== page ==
An Interview with Yona Zeldis McDonough
Thanks to Yona for taking the time to chat
with us briefly. This interview is part of the contest Yona ran on
RTR in May of '05.
1. Tell us about
yourself – where you’re from, where you are now, your family etc.
I am a
Brooklyn girl through and through. Though not born in Brooklyn, I was
raised here and after some years living in Manhattan, my husband and I
bought a 19th century brick row house in Park Slope, which is the
neighborhood where DAHLIA is set. We have lived here for past 12 years.
I have two children—a son, almost 14, and a daughter who is 9.
2. You’ve been writing
for 20 years, publishing articles, short stories and essays. How and
why did you move to longer format fiction?
I had always been writing fiction,
and although I had many short stories published, I did not have a novel
published until 2002. So I had been working on fiction all along; it
was not a departure, but a continuation. I continue to love short
fiction, but novels really allow a writer to settle deeply into a
subject and a set characters.
3. On that vein, what are you working on now?
Another novel, also set in Park
Brooklyn. It’s about a woman in her forties, widowed early, who raised
her son by herself. Just as he’s about to go off to college, she
discover that he’s gotten his girlfriend pregnant—and the girlfriend
does not want to have an abortion.
4. You’ve published 2 novels so far, THE FOUR TEMPERMENTS, which came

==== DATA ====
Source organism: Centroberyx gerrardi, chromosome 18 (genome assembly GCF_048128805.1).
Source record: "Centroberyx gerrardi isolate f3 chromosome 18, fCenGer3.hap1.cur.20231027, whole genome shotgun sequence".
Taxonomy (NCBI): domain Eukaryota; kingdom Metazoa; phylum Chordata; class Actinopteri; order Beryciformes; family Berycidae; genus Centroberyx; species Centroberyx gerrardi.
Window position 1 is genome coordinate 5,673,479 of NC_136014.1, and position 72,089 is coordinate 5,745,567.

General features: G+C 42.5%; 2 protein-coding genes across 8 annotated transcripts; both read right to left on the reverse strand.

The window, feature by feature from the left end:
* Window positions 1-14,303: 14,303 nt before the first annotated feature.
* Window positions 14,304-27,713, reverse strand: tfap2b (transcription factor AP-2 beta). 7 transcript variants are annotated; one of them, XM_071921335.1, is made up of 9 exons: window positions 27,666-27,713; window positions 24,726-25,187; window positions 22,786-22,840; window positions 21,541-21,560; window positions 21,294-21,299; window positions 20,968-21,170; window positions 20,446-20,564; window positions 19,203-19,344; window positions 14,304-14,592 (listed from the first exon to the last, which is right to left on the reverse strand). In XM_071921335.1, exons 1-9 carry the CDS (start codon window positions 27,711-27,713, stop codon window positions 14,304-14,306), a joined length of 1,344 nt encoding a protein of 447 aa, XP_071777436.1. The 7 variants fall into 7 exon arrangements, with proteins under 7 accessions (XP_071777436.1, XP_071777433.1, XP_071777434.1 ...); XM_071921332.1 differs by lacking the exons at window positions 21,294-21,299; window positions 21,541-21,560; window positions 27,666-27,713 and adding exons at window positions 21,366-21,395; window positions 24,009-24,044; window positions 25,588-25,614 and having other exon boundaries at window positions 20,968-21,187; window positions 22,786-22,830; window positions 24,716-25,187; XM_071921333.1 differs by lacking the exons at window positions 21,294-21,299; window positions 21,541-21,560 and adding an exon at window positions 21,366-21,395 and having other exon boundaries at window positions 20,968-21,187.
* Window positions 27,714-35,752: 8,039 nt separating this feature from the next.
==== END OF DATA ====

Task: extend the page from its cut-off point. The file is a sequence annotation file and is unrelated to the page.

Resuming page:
out in 2002, and IN DAHLIA’S WAKE, which is coming April 2005. Both
deal with a family going through extraordinary grief or upheaval. How
do you get inside a character who is in such turmoil?
In the beginning, I hear the voice of
character speaking to me, telling me his or her story. So it’s almost
as if I’m transcribing rather than writing. I don’t know how or why this
process takes place, but I’m always grateful that it does. Novels give
us the chance—both as readers and writers—to experience what the life of
another person is like. I love that about both reading and writing
them. So the novels I have written give me a little glimpse into the
lives of other people. And those lives contain their sorrows, like all
lives do when you begin to examine them.
1. Your children’s books look fascinating. They deal with Mozart,
Nelson Mandela, Anne Frank and others, which are not your usual
children’s books topics. Tell us about those.
I love writing for children, and
deeply believe that children are equal to reading and hearing about all
sorts of subject matter. Even when the subjects are difficult to deal
with—Anne Frank’s short tragic life, Nelson Mandela’s long, heroic
one—children seem to want to grapple with the material. I feel I am
fulfilling an important need, and bringing attention to important issues
and lives filled with true accomplishment.
1. Is there a medium you haven’t written in yet that you want to? Can
you see yourself writing other genres within women’s fiction?
I have a strong interest in writing a book set in another time and
at the beginning of the 19th century, Germany at the close of it.